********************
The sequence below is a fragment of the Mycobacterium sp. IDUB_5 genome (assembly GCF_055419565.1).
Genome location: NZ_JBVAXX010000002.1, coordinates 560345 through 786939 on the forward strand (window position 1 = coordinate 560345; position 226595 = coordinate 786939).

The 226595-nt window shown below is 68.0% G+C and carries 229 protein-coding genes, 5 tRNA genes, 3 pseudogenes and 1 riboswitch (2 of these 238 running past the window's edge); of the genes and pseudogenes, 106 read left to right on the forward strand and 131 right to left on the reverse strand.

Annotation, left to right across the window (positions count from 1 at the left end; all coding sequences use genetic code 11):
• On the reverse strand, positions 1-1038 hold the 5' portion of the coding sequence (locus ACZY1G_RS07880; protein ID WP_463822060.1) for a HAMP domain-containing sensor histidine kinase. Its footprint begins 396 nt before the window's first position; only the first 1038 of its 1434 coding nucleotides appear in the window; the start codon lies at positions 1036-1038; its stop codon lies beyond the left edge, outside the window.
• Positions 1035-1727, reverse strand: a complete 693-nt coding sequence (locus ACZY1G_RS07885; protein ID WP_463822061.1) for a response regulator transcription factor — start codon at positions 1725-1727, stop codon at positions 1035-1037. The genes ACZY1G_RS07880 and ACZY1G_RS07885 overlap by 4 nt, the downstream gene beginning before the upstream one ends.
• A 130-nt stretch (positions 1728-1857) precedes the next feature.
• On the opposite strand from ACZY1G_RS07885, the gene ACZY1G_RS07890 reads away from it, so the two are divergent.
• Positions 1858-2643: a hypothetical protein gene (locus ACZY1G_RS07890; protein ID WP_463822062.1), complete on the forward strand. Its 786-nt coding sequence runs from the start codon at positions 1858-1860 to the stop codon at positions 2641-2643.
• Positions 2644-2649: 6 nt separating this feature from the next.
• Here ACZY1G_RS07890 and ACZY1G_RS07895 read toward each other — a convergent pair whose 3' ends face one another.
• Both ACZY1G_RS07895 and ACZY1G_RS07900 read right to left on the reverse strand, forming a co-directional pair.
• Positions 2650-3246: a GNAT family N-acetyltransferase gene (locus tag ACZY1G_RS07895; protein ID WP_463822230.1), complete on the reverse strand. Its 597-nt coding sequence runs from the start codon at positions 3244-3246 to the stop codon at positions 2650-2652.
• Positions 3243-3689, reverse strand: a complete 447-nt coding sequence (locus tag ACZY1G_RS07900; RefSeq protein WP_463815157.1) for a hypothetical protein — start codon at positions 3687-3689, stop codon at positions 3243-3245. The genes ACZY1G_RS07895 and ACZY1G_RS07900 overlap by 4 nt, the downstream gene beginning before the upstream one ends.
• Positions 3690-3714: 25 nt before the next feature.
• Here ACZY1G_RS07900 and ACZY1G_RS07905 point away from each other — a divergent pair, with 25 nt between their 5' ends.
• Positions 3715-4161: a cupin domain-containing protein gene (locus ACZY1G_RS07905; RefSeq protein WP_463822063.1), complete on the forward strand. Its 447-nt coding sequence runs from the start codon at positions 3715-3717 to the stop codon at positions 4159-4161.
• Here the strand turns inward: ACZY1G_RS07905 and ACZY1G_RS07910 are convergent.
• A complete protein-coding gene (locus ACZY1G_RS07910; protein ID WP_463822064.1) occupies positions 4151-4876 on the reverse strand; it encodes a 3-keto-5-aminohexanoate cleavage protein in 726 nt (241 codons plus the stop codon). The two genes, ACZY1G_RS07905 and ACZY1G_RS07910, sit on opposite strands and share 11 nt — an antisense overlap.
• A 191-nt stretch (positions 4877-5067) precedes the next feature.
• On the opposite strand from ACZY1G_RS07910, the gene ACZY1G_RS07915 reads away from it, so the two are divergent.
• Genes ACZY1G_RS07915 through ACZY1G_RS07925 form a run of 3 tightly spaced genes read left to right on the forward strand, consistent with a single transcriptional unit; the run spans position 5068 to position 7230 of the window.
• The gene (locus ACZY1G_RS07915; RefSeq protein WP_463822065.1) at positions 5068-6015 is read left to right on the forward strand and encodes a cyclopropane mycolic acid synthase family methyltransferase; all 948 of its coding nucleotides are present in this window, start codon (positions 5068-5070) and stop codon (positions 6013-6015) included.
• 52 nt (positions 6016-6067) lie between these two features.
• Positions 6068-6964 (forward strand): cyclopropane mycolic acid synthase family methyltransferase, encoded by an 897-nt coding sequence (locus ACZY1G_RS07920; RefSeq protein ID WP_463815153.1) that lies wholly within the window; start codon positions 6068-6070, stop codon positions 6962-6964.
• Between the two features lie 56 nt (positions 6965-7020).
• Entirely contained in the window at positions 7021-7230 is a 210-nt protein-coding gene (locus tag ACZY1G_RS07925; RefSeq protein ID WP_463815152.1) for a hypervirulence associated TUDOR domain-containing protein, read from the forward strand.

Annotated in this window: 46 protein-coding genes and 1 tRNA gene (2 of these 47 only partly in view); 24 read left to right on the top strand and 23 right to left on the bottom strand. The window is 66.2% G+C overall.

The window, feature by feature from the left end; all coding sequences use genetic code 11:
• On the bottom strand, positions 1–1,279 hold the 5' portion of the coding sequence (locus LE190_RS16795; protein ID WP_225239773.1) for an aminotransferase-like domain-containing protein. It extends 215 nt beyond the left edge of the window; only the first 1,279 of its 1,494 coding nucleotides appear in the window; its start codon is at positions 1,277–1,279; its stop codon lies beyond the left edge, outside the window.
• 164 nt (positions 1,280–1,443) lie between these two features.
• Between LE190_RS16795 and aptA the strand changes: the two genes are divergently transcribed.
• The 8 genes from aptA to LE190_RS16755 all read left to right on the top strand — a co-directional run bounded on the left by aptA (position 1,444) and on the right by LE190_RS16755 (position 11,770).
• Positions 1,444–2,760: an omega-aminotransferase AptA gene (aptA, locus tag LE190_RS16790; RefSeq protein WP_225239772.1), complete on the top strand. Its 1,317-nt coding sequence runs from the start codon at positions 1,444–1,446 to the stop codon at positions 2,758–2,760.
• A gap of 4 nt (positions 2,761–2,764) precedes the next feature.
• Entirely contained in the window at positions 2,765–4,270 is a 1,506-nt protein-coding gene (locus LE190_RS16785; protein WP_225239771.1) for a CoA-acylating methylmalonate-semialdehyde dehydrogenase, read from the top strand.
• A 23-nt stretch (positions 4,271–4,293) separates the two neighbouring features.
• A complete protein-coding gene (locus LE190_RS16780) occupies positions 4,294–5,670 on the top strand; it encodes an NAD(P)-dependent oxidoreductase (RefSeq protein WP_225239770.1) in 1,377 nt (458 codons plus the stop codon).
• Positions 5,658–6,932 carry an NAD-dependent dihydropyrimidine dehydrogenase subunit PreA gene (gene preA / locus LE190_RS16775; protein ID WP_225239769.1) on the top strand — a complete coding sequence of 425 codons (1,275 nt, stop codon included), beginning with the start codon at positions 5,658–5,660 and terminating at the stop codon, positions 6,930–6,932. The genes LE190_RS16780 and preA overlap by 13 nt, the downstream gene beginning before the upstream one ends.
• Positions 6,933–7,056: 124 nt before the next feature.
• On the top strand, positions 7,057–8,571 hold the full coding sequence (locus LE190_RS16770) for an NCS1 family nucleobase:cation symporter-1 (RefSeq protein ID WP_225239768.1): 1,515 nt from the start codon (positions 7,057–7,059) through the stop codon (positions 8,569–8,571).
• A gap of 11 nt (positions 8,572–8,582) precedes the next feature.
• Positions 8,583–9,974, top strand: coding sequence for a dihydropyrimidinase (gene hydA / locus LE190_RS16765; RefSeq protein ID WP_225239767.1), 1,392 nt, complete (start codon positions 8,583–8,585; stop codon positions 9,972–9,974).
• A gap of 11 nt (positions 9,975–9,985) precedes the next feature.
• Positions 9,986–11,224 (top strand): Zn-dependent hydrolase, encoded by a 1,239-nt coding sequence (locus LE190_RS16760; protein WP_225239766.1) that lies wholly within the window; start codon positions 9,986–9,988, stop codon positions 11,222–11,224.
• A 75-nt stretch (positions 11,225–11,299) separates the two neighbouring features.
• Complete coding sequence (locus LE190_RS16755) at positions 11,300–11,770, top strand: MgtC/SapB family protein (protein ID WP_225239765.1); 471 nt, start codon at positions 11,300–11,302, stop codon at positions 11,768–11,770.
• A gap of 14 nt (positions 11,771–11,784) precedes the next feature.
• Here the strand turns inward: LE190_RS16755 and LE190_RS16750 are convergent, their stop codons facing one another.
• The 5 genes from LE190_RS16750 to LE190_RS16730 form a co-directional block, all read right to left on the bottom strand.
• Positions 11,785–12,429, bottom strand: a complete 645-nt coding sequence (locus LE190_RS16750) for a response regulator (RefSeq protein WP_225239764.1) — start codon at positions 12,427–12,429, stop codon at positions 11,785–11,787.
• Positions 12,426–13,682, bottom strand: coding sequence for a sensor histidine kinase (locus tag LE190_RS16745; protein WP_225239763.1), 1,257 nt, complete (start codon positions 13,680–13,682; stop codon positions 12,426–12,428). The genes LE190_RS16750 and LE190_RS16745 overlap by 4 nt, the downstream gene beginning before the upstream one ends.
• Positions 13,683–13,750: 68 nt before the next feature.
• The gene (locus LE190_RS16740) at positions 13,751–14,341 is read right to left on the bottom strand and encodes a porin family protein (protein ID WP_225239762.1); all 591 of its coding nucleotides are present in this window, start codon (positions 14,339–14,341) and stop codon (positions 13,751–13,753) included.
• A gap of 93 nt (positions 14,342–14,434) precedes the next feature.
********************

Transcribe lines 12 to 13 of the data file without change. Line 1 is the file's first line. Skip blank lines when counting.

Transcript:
• Both ACZY1G_RS07895 and ACZY1G_RS07900 read right to left on the reverse strand, forming a co-directional pair.
• Positions 2650-3246: a GNAT family N-acetyltransferase gene (locus tag ACZY1G_RS07895; protein ID WP_463822230.1), complete on the reverse strand. Its 597-nt coding sequence runs from the start codon at positions 3244-3246 to the stop codon at positions 2650-2652.